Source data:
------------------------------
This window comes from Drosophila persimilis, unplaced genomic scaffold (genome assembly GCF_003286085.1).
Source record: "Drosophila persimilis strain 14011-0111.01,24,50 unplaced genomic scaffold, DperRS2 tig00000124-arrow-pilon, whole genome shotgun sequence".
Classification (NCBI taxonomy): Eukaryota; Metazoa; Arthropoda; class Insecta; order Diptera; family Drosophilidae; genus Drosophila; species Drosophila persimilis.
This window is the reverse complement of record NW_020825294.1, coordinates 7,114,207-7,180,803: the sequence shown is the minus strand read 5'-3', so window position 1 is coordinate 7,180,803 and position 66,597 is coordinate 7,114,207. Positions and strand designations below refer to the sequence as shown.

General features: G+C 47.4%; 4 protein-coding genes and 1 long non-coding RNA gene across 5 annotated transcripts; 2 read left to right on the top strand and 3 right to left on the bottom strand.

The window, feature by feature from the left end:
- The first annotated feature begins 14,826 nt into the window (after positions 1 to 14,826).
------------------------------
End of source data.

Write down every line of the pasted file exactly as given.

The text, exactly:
This window comes from Drosophila persimilis, unplaced genomic scaffold (genome assembly GCF_003286085.1).
Source record: "Drosophila persimilis strain 14011-0111.01,24,50 unplaced genomic scaffold, DperRS2 tig00000124-arrow-pilon, whole genome shotgun sequence".
Classification (NCBI taxonomy): Eukaryota; Metazoa; Arthropoda; class Insecta; order Diptera; family Drosophilidae; genus Drosophila; species Drosophila persimilis.
This window is the reverse complement of record NW_020825294.1, coordinates 7,114,207-7,180,803: the sequence shown is the minus strand read 5'-3', so window position 1 is coordinate 7,180,803 and position 66,597 is coordinate 7,114,207. Positions and strand designations below refer to the sequence as shown.

General features: G+C 47.4%; 4 protein-coding genes and 1 long non-coding RNA gene across 5 annotated transcripts; 2 read left to right on the top strand and 3 right to left on the bottom strand.

The window, feature by feature from the left end:
- The first annotated feature begins 14,826 nt into the window (after positions 1 to 14,826).